David Templeton, North Bay Bohemian
“In Othello, Aldo Billingsleaís beautifully thought-through performance in the title role makes sense of the Moor’s fixation on the heirloom handkerchief he’d given his wife – no mean feat.”
Robert Hurwitt, San Francisco Chronicle
“Marin Shakespeare Company’s Othello, directed by Cynthia White, takes a straightforward approach to the drama for what is, overall, a brilliant taste of pure Shakespeare…The drama is powerful, and is matched by powerful performances. Aldo Billingslea adds depth and nuance to his Othello… Paul Sulzman grows into the role… As engaging as the male actors are, the women outstrip them in energy and verve. Jennifer LeBlanc invests Desdemona with the right balance of girlish glee and womanly modesty… A standout is Deborah Fink as… Iagoís admonished, suffering wife… Still, this Othello is riveting, the passion of the characters and the actors blending into that rare thing: naked, primitive vulnerability that involves those in the audience to the point of seeing the same in themselves.”
Olga Azar, Marin Scope
“a commendable departure from the Shakespeare short list….this may go down as the company’s most eclectic and adventurous season yet.”
Charles Brousse, Marin Independent Journal
“The Marin Shakespeare Company has continually improved their summer festival series, and this year is no exception. Marin Shakespeare Company is presenting a very good production of the Bard’s play using a straight convention approach.”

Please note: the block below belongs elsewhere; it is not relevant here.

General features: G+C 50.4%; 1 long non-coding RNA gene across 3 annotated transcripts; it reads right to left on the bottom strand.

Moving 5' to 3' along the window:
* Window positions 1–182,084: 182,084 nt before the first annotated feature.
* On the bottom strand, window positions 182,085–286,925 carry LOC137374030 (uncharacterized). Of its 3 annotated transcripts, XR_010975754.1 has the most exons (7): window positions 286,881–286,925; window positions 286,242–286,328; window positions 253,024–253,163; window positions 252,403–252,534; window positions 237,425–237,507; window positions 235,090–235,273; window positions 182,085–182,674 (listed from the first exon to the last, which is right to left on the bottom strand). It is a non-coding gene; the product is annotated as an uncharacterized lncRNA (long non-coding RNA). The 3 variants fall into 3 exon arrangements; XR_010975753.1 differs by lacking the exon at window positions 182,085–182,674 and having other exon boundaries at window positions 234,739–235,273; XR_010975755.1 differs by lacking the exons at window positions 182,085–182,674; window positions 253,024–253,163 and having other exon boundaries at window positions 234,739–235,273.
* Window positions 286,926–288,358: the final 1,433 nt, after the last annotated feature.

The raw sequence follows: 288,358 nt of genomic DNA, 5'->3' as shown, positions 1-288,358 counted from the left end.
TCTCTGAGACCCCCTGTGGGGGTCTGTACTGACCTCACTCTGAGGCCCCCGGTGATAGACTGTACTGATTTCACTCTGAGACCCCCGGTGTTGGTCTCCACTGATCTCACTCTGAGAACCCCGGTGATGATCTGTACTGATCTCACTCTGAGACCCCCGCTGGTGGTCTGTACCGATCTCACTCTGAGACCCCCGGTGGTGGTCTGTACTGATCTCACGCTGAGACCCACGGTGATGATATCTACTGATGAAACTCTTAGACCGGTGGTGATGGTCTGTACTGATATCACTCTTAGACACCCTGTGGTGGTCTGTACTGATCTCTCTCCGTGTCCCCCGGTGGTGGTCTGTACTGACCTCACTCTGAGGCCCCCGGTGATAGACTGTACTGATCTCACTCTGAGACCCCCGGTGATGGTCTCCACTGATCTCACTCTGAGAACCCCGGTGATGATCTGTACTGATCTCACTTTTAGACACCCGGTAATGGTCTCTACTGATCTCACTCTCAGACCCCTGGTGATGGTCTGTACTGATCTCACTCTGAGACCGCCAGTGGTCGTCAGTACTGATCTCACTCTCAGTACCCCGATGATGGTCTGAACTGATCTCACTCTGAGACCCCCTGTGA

Richard Connema, Talkin’ Broadway
“Indeed, falling in love can be far more risky than going to war. There are no clear rules of engagement. You’re never even sure who the enemy is. You suddenly find yourself walking through a minefield, stepping lightly over tripwires, trying to maintain a very precarious balance.”
David Kashimba, Joint Forces Journal
“A strong cast and tightly paced direction by Cynthia White create a memorable vision of this seldom-seen tragedy.”
Rosine Reynolds, The Tiburon Ark
“prestigious guest director, Cynthia White, and star-quality actors Aldo Billingsly and Paul Sulzman…”
Lee Brady, Pacific Sun
“Coming off perhaps their most varied and artistically successful season last summer, Marin Shakespeare’s opener for this year, Othello, gives promise of rivaling their own accomplishments , or building on them to give us something more. Robert and Lesley Currier, Artistic and Managing Directors , should be congratulated for their ongoing development of the Festival through building a company and attracting guest actors and directors of note, giving us every year a greater range of interpretation of the Bard, and of other theatrical delights from the golden age of European drama.”
Ken Bullock, Commuter Times